A look at how ASU is accommodating almost 80,000 students

How large can one of the largest public universities actually get?

With a constant goal of expansion, ASU is considered one of the largest public universities in the country with approximately 80,000 students that spread across five different campuses. 

Not only has the University grown in population size in the last decade, but also geographically and technologically.

Rick Stanley, ASU’s senior vice president and university planner who pushed for the expansion of the Downtown Phoenix campus, said that growing solely in numbers has not been ASU’s main objective.

“What we have done in terms of expansion has not been as much to say ‘We need to be 10,000 students more than we were last year,’” Stanley said. “Instead what we do is we’ve maintained the same admission standards for years and years because we are out in the world encouraging as many students as possible to attend ASU.”

Rather than seeing the student population increase as just a number, Stanley sees it more as a responsibility that ASU must undertake.

“ASU has the largest student population in the state,” Stanley said. “If it does not have the capacity to grow that increasingly it won’t be able to serve the wide range of students that we are wanting to serve. We have taken on the responsibility of growing, so we can continue to serve.”

Tempe's Master Plan Update

Geographically, ASU has expanded immensely. Nearly a decade ago, all of ASU students resided only on the Tempe campus Stanley said. 

With five campuses currently, the constant expansion of facilities for students is necessary such as with the construction of the Student PavilionBiodesign Institute and Palo Verde Main, the new engineering dorms.

“Right now we are okay, but if we keep growing with the enrollment which we think we will see coming we will probably be needing to examine resident hall projects,” Stanley said. “Even with Biodesign C opening up in about a year and a half from now, I would guess that over the course of the next five years we will have continued pressure on the adequacy of our research labs.”

Even though student engagement between professors may be an obstacle due to the amount of students at ASU, Stanley said there hasn't been any decrease in student success rates in the past years since they have began pushing for rapid growth.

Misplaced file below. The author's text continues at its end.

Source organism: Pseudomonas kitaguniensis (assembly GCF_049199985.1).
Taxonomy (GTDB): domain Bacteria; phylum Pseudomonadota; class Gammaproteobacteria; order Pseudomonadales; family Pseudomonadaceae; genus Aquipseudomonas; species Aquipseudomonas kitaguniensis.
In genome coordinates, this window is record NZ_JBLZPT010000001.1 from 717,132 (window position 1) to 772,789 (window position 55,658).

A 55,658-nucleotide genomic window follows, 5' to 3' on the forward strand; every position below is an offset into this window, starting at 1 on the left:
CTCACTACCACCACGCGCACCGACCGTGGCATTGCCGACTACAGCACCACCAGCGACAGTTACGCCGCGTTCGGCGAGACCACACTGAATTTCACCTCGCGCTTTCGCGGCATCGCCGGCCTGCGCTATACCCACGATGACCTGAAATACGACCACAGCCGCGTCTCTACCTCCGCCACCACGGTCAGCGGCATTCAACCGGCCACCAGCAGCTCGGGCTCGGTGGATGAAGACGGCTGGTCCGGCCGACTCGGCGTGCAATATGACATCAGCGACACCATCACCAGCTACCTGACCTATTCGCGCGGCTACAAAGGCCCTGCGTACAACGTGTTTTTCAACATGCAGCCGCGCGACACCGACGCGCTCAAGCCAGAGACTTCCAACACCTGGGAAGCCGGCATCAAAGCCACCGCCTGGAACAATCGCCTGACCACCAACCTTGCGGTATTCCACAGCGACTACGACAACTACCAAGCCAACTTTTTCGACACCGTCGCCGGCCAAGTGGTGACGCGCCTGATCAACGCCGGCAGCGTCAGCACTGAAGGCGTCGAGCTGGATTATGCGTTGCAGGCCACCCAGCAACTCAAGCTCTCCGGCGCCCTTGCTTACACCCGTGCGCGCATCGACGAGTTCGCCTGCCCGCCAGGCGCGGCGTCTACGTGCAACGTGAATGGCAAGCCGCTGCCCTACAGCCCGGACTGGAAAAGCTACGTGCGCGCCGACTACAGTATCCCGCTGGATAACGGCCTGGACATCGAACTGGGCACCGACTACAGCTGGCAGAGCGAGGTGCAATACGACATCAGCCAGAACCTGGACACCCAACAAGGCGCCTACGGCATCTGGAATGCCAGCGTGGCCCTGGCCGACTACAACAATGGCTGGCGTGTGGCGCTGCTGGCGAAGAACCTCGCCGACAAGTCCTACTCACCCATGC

“From the expansion, graduation rates are substantially higher than where they were 10 or 15 years ago, first year retention rate it substantially higher, we have very good rate of placement of students in employment after the going to the institution,” Stanley said. “So it’s hard to say that size has been affecting the quality of the student experience.”

Civil engineering student Manny Cano has seen the immense number of students affect his classroom environment first hand.

“In terms of sheer interaction and classroom size, it is definitely a problem,” Cano said. “I have both sides of it because right now I have a 19-person class downtown and then I have a 200 (person) lecture in Tempe and it is totally different. I am much more engaged in the 19-person class rather than in the 200-person class.”

Ira A. Fulton Schools of Engineering Residential Colleges from ASU Housing on Vimeo.

Gordon Wishon, ASU’s Chief Information Officer, who focuses primarily on technological advancements for the University, has felt a responsibility to help the University continue to grow.

“Dr. Crow has put some pretty aggressive goals out that are for us, as leaders of the institution, to support the growth of enrollment,” Wishon said. “As he has currently established, those goals we still anticipate seeing our face-to-face student population growing by another 25,000 or so.”

Aside from expanding in terms of population, Wishon said ASU has been investing heavily on internet, media and social networks in order to provide a grand scale of electronic resources to students.

“Just this semester we surpassed 80,000 concurrent connections to our Wi-Fi network,” Wishon said. “So it is a constant challenge, and of course we have had very good support from the institution in terms of the budget.”

With so many students comes a huge technological strain on things such as Wi-Fi and signal connection. Cano, a current freshman, has encountered electronic mishaps during his first semester at college.

“In the Physical Science Centers, we definitely have problems accessing our chemistry tests online because they are just so many people just on one server,” Cano said.

ASU’s manner of expanding go well beyond accepting a few more students and building extra dorms. Rather, ASU has embarked on growing in areas that will expand students' experiences through diversity, technology and geography.

While Cano has mixed feelings on ASU's continual expansion, he believes the University can handle more growth. 

"Facility wise, I think they can definitely handle the amount of kids that come in," Cano said. "And maybe they can even have some more."


Reach the reporter at  mmbaiett@asu.edu or follow @marcellabaietto on Twitter.

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